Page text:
death by paper cut











{August 28, 2006}   why i do not hate teaching

i was referred to otterman’s post that points to two other posts about teachers hating teaching. with teacher’s day round the corner, a day of celebrating the profession and traditionally for showing gratitude these professionals, the professionals seem hard pressed to find reasons to celebrate.

i think its good that teacher trisha and teacher piper spend time to reflect and grouse about the obstacles they face in their profession even if they don’t consider alternatives or solutions.

i’m a teacher with three and a half years of experience in a primary school. being in a different school from teacher trisha and teacher piper, i cannot claim that my hypothetical solutions are workable in their context, neither will i propose specific solutions. each of us have different pressures in the work front and in our personal lives. i for example, do not have family commitments to juggle.

what i do want to share in this post is the other side of the coin because i believe the main issues facing teaching in singapore are to a large extent identifiable with those in the service.

i have had to some spend time dealing with administrative matters such as collecting money (sharity elephant of community chest is not my best friend), reminding parents to pay school fees (most parents do not need reminders about school fees, they know when to pay up and they also know they don’t have the means to), giving out forms, collecting forms and even taking temperature of students and personally delivering worksheets to students during the SARS period (principal’s orders). however, i still think it doesn’t take up the majority of teaching time. whatever time left and how it is used really depends on the individual time management skills. but i qualify again, i do not have family commitments to juggle although i do spend a fair amount of “playtime” with friends at sunset.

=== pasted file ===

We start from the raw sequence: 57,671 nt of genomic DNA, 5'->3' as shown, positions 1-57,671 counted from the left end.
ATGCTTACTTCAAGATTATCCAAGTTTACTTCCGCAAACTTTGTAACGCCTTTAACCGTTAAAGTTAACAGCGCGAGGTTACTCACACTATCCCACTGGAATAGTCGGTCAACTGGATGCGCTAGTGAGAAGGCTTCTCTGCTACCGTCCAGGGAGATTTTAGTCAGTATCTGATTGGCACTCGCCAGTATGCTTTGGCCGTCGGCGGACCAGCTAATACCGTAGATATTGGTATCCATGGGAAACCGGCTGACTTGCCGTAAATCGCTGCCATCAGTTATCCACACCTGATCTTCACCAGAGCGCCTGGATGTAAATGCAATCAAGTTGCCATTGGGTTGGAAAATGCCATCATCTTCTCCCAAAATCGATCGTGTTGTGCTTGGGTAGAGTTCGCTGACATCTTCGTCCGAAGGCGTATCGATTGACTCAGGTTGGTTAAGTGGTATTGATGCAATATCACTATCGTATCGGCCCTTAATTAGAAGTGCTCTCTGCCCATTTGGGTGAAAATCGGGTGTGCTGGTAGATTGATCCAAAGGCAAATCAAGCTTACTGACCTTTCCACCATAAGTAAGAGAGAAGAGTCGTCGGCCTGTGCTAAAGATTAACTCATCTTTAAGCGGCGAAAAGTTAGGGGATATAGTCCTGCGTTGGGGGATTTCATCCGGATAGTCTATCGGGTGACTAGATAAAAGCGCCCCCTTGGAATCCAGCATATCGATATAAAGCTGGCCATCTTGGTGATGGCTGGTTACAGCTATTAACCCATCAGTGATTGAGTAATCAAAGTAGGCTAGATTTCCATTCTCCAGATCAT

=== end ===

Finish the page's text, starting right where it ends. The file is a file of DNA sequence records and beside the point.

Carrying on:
there is no such as non-teaching subjects or non-teaching moments. it is infact these moments that life values and skills are imparted. virtues like patience, self-control, discipline, fair play, often does not take centre stage in mathematics, science or linguistics. students learn from how adults/teachers react to situations and not so much from what we actually say.

national education is not uniquely singaporean, neither is it merely a communist brainwashing tactic. in recent times, john howard pm of australia has taken a personal interest in the teaching of the national history and the values the australians are supposed to inculcate. i am personally disturbed about the version of history he privileges but that’s a different story. in fact, i believe all nations are grappling with concretizing a national identity with special regards to multiculturalism. as contrived as national education/racial harmony might seem to have been cascaded down, there is merit in it. inter-racial mixing on a casual and social level doesn’t take place naturally and cannot be left to chance. the manner in which the messages are delivered to students – how artificially or how authentically – is in the hands of the teacher.

as for the many other non-teaching projects and meetings teachers are tasked to do, i hesitate to make a sweeping judgement about its utter uselessness. most of them deal with research and development to varying extent. i’ve been involved in innovation & enterprise (I&E), innowits conventions (work improvements teams), excel day, national junior robotics competition (njrc), service learning (sl), community involvement project (cip) and of course the infamous schools excellence model (sem). i do think that the rate of its implementation is too fast and too furious and can be often abused by ambitious principals to collect accolades has a hobby. teachers often complain about the system and its host of problems, but don’t you see? these “projects” of an r&d nature are the necessary evil used to identify problems and address them on a decentralised manner. it has critical potential which will only be tapped when management administers them properly.